Sunday, September fourteenth is National Pet Memorial Day. Founded in 1972 by the International Association of Pet Cemeteries and Crematories, this holiday allows people to remember their deceased pets in a happy light. Many people tend to remember their pets on the anniversary of their death, which leads to sad memories of the end of the pets life. However, Pet Memorial Day allows people to come together and encourages remembrance of the joyous, playful life they shared with their pet. There are various ways that people may choose to remember their pets.
To most people, hearing that a beloved pet has developed a life threatening illness or condition is devastating, but trying to figure out what to do next can be even more difficult. Does euthanasia have to be the only option? Not any more. Pet hospice and palliative care is a relatively new and ever-growing field, making it necessary to spread the word about what exactly can be provided through this end of life care for our pets. Dr. Katherine Goldberg, a fellow IAAHPC member, wrote a story called “Saying Goodbye” for the Spring 2014 issue of Bark Magazine.
In this story, Dr. Goldberg walks readers through her experience with a cancer patient named Stryker, a chocolate lab. Stryker’s human family was given two options from their vet: expensive, extensive surgery, or euthanasia. When they were not prepared to undergo either of these options with Stryker, they sought other options. This is when they discovered Dr. Goldberg’s practice, Whole Animal Veterinary Geriatrics and Veterinary Hospice Services, in Ithica, New York. Dr. Goldberg was able to come into the home of Stryker’s family and provide Stryker with palliative care and extend his life by limiting his pain and anxiety. In her story, Dr. Goldberg highlights the options that different people may have. Read the full article here.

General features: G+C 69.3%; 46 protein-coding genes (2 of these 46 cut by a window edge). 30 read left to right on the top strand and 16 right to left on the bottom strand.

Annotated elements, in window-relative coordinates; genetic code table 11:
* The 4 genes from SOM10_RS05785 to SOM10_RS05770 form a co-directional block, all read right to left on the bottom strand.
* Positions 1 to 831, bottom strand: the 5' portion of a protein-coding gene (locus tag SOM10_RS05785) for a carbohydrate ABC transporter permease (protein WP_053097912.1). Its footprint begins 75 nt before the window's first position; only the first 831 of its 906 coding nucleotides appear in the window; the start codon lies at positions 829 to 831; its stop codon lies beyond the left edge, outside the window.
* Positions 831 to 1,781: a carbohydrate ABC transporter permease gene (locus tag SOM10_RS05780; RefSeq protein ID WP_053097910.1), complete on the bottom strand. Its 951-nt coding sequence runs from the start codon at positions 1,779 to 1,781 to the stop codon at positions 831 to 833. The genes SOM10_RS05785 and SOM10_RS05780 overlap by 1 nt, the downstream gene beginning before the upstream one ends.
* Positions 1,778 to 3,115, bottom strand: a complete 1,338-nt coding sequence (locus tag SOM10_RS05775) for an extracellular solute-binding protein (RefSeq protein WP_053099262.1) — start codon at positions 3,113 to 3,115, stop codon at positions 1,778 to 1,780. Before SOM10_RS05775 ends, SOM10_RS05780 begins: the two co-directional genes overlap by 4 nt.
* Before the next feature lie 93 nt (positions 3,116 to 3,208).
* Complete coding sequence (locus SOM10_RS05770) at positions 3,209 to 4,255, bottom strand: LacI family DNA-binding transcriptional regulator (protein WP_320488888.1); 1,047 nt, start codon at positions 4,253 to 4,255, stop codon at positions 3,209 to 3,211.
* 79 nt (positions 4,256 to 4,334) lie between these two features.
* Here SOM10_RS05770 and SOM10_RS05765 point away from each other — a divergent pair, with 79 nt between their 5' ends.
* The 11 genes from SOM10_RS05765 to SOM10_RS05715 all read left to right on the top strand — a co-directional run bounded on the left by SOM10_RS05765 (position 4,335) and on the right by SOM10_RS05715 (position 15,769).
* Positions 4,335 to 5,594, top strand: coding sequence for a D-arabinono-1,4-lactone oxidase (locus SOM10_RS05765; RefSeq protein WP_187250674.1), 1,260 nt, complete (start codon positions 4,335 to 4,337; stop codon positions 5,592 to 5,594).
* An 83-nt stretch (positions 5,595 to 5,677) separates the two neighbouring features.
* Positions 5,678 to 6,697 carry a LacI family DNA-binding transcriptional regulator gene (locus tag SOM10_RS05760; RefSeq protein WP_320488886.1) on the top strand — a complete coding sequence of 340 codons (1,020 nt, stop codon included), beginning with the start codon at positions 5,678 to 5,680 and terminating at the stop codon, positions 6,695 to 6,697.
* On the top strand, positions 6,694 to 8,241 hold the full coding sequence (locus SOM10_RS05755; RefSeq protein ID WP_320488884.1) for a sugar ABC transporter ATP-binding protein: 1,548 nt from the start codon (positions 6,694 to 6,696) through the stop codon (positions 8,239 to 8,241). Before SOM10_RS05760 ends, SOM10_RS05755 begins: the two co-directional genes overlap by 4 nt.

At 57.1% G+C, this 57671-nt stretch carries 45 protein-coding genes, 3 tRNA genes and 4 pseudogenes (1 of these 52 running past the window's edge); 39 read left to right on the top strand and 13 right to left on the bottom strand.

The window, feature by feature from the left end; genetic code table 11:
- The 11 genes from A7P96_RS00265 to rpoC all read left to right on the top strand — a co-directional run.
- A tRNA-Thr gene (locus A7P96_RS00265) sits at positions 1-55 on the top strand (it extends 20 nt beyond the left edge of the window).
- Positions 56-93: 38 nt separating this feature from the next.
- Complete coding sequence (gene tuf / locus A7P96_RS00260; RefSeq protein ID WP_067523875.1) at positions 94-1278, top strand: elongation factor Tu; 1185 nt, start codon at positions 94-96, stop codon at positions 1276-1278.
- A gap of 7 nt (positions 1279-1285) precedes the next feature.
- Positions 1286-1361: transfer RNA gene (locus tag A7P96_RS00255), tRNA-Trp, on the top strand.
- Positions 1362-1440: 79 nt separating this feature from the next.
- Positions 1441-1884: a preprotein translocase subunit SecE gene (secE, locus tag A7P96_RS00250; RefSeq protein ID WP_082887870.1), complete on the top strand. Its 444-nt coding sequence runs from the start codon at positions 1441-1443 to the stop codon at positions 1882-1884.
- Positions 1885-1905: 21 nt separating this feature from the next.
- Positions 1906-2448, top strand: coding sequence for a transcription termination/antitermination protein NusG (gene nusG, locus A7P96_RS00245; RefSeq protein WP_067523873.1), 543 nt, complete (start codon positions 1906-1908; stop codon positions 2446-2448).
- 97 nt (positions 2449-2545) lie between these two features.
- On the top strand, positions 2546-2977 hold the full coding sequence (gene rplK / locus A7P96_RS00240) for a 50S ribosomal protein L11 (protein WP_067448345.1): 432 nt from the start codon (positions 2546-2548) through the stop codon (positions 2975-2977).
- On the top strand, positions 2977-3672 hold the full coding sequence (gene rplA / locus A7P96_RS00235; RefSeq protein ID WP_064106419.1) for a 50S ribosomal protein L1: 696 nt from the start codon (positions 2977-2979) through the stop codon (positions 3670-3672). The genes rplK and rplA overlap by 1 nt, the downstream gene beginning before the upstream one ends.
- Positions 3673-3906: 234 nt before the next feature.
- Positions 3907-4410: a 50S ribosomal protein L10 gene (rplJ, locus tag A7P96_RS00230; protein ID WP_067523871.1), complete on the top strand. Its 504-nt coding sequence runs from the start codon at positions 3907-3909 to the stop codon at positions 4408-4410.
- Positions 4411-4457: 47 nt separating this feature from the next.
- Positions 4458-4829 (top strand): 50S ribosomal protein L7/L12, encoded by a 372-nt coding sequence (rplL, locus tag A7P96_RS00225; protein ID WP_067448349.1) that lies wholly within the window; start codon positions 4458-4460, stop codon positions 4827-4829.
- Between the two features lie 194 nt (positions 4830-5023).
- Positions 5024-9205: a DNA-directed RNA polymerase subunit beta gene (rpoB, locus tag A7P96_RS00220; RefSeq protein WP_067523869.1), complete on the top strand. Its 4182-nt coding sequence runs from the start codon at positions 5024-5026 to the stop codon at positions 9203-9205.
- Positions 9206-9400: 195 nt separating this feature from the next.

Support and Resources on Pet Loss
To have a pet is to sign up for near-inevitable sadness—we almost always outlive our beloved companions. Learning to live with loss is an essential part of life. It’s not easy, but to deny the pain is to deny that we live, that we love, and that we matter to each other. Read the rest of this entry »